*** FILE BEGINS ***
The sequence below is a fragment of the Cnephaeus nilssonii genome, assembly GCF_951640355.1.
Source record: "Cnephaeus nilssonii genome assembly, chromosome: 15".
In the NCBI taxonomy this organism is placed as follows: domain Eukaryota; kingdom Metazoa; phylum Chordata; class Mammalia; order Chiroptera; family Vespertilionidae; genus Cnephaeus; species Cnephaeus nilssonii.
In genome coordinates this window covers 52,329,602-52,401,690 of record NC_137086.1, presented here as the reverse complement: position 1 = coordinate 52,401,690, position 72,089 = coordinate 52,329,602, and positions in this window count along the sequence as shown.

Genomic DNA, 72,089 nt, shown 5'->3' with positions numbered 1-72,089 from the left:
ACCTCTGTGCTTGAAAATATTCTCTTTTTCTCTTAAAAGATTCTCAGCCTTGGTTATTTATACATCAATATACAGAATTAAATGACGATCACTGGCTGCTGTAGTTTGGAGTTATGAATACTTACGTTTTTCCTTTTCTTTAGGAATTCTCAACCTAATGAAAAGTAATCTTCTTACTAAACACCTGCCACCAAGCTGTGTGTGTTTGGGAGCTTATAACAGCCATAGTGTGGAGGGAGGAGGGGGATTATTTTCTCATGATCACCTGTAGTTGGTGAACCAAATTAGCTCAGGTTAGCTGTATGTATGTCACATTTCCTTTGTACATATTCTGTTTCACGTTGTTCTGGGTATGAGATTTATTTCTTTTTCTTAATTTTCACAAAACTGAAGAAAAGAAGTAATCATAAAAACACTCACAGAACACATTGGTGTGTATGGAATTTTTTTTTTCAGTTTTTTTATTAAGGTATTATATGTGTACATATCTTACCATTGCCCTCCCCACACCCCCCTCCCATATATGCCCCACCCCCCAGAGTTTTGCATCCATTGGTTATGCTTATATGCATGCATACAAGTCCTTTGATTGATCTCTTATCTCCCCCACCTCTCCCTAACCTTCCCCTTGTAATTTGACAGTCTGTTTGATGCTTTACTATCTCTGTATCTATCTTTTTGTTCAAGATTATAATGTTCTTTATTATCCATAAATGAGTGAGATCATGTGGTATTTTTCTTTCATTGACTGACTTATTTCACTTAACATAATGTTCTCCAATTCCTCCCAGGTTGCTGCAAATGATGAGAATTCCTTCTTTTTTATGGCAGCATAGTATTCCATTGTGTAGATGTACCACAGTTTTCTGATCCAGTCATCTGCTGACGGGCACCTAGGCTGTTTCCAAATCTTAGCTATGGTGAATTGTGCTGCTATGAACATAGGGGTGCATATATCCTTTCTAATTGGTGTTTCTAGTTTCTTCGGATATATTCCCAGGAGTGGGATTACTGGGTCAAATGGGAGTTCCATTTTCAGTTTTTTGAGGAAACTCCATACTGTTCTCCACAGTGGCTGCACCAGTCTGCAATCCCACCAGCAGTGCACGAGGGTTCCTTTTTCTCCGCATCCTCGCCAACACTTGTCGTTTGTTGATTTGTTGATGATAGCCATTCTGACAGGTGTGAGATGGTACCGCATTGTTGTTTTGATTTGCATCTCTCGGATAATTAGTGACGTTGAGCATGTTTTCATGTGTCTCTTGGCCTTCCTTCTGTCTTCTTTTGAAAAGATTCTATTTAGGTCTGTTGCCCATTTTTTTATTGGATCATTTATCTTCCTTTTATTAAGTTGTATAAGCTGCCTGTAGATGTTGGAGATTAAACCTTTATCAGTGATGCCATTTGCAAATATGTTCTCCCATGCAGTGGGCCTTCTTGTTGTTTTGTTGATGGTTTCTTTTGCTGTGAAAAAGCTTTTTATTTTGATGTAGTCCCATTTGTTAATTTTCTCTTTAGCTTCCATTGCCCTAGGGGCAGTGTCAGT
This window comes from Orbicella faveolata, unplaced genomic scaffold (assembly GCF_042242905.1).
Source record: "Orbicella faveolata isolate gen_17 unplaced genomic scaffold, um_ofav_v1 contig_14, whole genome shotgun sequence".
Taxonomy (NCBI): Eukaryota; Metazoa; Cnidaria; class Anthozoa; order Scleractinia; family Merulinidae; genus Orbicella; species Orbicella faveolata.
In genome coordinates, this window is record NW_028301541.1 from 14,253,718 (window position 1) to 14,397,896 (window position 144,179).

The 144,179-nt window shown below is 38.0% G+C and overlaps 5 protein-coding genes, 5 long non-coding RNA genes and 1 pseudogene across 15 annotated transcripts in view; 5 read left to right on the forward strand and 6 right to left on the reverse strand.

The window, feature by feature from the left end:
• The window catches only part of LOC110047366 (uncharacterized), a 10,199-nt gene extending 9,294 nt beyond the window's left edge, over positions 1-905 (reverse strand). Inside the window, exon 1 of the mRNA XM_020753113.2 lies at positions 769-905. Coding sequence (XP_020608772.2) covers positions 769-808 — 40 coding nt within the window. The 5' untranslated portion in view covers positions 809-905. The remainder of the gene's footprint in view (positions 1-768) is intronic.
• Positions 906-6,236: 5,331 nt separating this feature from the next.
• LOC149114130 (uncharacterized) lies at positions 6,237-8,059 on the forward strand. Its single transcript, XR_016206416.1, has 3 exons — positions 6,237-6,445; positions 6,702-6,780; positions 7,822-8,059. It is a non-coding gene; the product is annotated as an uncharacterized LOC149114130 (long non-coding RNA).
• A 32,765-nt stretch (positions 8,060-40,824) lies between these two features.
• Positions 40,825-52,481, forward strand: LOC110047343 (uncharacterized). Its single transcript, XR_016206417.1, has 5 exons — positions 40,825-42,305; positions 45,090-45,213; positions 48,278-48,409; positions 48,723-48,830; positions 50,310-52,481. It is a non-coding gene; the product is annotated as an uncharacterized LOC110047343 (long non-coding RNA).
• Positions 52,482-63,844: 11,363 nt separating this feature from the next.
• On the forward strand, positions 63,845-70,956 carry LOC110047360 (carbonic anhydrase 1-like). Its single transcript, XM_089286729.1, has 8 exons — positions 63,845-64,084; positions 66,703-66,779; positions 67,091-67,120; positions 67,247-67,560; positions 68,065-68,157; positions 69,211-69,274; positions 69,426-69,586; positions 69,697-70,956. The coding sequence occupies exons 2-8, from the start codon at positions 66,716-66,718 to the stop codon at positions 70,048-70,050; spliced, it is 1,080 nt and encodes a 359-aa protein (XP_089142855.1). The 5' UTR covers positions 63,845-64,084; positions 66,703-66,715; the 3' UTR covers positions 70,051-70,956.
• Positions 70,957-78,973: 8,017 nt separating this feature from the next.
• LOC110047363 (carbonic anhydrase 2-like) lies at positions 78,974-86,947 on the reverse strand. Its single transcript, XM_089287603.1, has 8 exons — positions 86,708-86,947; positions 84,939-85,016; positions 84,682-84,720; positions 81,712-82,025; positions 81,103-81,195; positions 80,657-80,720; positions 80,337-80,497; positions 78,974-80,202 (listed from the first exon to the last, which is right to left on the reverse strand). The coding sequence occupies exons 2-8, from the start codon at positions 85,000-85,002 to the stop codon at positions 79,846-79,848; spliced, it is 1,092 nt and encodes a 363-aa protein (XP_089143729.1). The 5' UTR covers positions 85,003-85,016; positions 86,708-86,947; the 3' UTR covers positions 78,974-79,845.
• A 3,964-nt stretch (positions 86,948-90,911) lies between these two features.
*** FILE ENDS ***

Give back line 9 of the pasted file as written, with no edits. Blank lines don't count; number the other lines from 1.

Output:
Taxonomy (NCBI): Eukaryota; Metazoa; Cnidaria; class Anthozoa; order Scleractinia; family Merulinidae; genus Orbicella; species Orbicella faveolata.